without Internet Explorer,
in 1280 x 960 resolution
Cauldron is another of the wave of throwback heavy metal bands that have been snapped up by Earache Records in an attempt to help cement the surge of hopeful old school 80s worship, alongside the better regarded White Wizzard and the simply better Enforcer. Of those three, none are necessarily 'bad', but I feel like only the Swedes do it for me the way metal used to. I could pick a record almost at random from my 80s bin and come away with a better, more authentic experience than what White Wizzard are pushing, and my only real interest in Cauldron comes from the fact that they once belonged to the Canadian heavy/doom metal Goat Horn.
Their last album, Chained to the Nite, was okay, possibly impressive if you're very new to the traditional fare, and if anything, Burning Fortune offers a mild tidying up in the same style. The mix here is a little better, drawing out Jason Decay's average, nasal melodies above the din of the guitars, but the songs don't really go anywhere fast. Like a lot of retro metal, they are so intent on recapturing what we already have decades of than taking the style and giving us a bright new spin. Songs like "Miss You to Death" and "Tears Have Come" serve little more than as a tribute to bands like the Scorpions, Fastway, Judas Priest and the like, but lacking the great guitar solos and catchy chorus parts that made them legends to begin with. Oftentimes, as in "Rapid City/Unchained Assault" or "Breaking Through", Cauldron will pick up the pace a little to the speed/power metal level of early Riot, and I feel like this mirrors a direct increase in the quality of what they're writing.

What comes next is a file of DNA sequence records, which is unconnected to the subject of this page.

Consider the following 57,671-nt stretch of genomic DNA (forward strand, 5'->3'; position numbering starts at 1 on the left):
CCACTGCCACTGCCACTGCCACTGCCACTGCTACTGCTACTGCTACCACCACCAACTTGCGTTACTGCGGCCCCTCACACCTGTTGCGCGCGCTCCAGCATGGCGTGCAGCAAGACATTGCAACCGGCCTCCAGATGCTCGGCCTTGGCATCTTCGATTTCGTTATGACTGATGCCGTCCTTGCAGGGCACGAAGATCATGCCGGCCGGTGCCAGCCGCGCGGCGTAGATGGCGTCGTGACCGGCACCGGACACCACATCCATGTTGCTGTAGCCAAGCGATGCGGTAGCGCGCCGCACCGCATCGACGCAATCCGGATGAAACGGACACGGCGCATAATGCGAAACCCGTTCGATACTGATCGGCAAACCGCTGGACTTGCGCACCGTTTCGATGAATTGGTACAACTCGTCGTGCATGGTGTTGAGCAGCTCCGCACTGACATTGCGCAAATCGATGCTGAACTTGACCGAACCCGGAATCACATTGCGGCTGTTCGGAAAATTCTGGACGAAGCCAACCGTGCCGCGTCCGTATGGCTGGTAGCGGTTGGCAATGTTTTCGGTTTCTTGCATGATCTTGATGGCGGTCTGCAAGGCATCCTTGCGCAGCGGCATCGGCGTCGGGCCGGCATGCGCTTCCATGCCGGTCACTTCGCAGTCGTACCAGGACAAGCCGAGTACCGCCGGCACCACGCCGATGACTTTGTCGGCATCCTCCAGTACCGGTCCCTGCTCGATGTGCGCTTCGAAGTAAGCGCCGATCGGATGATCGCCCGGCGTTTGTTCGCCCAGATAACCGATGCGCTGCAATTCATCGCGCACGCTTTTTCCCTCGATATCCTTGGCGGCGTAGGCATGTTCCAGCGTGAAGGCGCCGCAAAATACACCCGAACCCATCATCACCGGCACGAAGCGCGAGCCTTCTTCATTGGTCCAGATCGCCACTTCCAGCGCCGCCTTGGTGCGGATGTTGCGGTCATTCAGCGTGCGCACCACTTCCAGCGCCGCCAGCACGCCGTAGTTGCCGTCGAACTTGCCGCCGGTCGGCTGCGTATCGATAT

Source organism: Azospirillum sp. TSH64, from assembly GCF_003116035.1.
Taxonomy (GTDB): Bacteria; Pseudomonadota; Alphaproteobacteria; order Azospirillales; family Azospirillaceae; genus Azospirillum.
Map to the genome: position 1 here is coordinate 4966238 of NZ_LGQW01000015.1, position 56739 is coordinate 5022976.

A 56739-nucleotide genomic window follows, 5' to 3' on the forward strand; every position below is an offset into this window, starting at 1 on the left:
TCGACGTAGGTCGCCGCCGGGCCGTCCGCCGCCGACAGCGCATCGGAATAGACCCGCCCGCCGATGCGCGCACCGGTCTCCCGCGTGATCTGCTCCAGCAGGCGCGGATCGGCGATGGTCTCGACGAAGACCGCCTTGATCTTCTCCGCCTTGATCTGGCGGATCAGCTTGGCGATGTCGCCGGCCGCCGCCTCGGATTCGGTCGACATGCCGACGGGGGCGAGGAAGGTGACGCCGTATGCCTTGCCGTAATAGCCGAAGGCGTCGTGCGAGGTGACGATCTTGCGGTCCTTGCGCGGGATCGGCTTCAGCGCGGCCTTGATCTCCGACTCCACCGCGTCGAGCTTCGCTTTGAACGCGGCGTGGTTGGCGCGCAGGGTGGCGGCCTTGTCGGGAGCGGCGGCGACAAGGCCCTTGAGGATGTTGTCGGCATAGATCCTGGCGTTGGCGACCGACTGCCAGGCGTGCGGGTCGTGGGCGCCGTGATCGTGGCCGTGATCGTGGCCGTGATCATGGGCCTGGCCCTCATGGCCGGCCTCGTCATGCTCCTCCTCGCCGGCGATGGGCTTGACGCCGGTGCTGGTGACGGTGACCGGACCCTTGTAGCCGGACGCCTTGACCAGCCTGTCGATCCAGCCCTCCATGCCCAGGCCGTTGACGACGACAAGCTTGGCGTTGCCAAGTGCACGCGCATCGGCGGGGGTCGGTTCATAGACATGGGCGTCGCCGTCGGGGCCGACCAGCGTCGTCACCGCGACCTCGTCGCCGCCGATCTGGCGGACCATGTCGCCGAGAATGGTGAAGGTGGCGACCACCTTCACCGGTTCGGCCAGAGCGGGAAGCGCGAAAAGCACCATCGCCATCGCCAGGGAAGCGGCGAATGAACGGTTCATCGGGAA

I don't mean to give an impression here that Burning Fortune sucks, because it definitely does not. The vocals and guitar tone are sufficiently taut and clean. It's the sort of album you can sit through if you enjoy the old days, and at least be happy that guys like this actually care about revisiting the terrain. If you've heard Goat Horn, you will understand that these guys are no trend jumpers. They love the past. But come three months time, or six months time, you will not remember a thing about this album. There's a reason for that, and that reason is that Cauldron simply has nothing on the old days, the huge hooks of their forebears. It's not enough to just reprint nostalgia like paper money, a band really has to snatch that hidden fire and brand itself. Where a band like Enforcer marries speed, flair and energy that has just enough charm to serve both retro and future interests, these Canadians just sort of hang out in the exhaust, breathing the dust. Dust enough to get you high for a few moments, but not nearly addictive.